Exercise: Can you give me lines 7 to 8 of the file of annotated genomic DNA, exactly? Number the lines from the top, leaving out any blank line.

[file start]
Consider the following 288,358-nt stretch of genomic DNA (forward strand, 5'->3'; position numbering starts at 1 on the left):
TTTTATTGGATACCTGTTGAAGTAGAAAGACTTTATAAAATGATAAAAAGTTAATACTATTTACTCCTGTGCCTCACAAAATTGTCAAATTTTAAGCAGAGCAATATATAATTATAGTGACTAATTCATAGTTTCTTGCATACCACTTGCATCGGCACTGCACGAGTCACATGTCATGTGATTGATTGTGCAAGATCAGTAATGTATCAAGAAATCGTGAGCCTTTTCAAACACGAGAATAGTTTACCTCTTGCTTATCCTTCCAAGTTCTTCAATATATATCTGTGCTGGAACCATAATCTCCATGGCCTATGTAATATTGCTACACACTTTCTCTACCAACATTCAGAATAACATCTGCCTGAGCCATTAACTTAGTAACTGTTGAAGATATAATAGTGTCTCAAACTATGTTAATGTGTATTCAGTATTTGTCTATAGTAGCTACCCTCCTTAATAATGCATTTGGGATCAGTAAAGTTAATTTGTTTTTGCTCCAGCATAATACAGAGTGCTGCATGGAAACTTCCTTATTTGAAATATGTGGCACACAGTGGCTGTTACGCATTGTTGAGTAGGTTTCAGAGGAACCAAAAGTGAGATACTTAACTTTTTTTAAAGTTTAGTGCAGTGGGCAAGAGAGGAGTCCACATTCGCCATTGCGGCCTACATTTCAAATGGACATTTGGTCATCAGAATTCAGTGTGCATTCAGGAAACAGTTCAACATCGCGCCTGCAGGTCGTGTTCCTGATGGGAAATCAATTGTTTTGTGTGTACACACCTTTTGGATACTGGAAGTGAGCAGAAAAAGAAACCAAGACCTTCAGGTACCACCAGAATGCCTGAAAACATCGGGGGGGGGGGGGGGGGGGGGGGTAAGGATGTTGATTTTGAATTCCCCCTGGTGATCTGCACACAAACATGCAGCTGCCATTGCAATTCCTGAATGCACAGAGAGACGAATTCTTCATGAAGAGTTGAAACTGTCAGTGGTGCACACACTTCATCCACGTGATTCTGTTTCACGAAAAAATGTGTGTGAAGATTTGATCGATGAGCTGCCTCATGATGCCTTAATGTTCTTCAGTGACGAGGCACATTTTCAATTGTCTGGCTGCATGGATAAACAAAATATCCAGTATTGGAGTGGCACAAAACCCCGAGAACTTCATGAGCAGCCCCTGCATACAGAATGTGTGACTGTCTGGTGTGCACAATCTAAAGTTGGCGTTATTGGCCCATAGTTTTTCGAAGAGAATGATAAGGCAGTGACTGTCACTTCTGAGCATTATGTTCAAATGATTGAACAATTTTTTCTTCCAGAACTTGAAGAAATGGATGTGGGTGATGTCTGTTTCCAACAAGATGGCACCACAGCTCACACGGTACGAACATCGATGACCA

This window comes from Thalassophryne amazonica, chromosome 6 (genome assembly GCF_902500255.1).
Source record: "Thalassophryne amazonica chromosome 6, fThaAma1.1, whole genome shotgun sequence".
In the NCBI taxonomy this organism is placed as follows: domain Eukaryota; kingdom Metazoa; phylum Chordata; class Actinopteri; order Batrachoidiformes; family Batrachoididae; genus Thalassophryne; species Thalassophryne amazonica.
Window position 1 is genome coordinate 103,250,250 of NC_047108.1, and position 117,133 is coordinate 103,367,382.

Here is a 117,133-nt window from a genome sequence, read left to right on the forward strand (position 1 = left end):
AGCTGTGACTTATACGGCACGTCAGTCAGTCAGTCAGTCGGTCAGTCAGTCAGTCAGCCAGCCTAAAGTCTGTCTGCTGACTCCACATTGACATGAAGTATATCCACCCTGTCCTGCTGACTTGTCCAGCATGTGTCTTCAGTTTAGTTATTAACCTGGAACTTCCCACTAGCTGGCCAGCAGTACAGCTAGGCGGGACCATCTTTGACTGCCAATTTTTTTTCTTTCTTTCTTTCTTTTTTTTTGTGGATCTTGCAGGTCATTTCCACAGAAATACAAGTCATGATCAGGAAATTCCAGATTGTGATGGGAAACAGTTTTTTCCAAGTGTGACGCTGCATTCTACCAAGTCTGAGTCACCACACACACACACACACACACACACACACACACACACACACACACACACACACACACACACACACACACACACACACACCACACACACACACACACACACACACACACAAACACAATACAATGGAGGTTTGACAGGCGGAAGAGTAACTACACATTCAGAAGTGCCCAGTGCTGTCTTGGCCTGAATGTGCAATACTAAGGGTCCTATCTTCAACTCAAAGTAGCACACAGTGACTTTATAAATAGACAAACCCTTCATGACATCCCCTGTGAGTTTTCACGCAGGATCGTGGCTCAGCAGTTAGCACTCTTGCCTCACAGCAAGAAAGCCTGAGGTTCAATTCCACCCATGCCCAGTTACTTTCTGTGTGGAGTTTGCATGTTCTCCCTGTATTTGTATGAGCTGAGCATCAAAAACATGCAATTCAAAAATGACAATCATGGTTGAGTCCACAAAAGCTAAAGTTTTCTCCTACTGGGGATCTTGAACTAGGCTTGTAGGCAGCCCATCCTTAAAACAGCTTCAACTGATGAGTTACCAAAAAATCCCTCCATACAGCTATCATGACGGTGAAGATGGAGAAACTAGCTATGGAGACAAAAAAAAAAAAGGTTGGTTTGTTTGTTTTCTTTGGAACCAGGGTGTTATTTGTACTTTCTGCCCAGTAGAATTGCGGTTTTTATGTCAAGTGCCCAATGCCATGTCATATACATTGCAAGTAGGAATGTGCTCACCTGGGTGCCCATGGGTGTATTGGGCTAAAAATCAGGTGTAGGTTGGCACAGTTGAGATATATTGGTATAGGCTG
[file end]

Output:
Here is a 117,133-nt window from a genome sequence, read left to right on the forward strand (position 1 = left end):
AGCTGTGACTTATACGGCACGTCAGTCAGTCAGTCAGTCGGTCAGTCAGTCAGTCAGCCAGCCTAAAGTCTGTCTGCTGACTCCACATTGACATGAAGTATATCCACCCTGTCCTGCTGACTTGTCCAGCATGTGTCTTCAGTTTAGTTATTAACCTGGAACTTCCCACTAGCTGGCCAGCAGTACAGCTAGGCGGGACCATCTTTGACTGCCAATTTTTTTTCTTTCTTTCTTTCTTTTTTTTTGTGGATCTTGCAGGTCATTTCCACAGAAATACAAGTCATGATCAGGAAATTCCAGATTGTGATGGGAAACAGTTTTTTCCAAGTGTGACGCTGCATTCTACCAAGTCTGAGTCACCACACACACACACACACACACACACACACACACACACACACACACACACACACACACACACACACACACACACACACACCACACACACACACACACACACACACACACAAACACAATACAATGGAGGTTTGACAGGCGGAAGAGTAACTACACATTCAGAAGTGCCCAGTGCTGTCTTGGCCTGAATGTGCAATACTAAGGGTCCTATCTTCAACTCAAAGTAGCACACAGTGACTTTATAAATAGACAAACCCTTCATGACATCCCCTGTGAGTTTTCACGCAGGATCGTGGCTCAGCAGTTAGCACTCTTGCCTCACAGCAAGAAAGCCTGAGGTTCAATTCCACCCATGCCCAGTTACTTTCTGTGTGGAGTTTGCATGTTCTCCCTGTATTTGTATGAGCTGAGCATCAAAAACATGCAATTCAAAAATGACAATCATGGTTGAGTCCACAAAAGCTAAAGTTTTCTCCTACTGGGGATCTTGAACTAGGCTTGTAGGCAGCCCATCCTTAAAACAGCTTCAACTGATGAGTTACCAAAAAATCCCTCCATACAGCTATCATGACGGTGAAGATGGAGAAACTAGCTATGGAGACAAAAAAAAAAAAGGTTGGTTTGTTTGTTTTCTTTGGAACCAGGGTGTTATTTGTACTTTCTGCCCAGTAGAATTGCGGTTTTTATGTCAAGTGCCCAATGCCATGTCATATACATTGCAAGTAGGAATGTGCTCACCTGGGTGCCCATGGGTGTATTGGGCTAAAAATCAGGTGTAGGTTGGCACAGTTGAGATATATTGGTATAGGCTG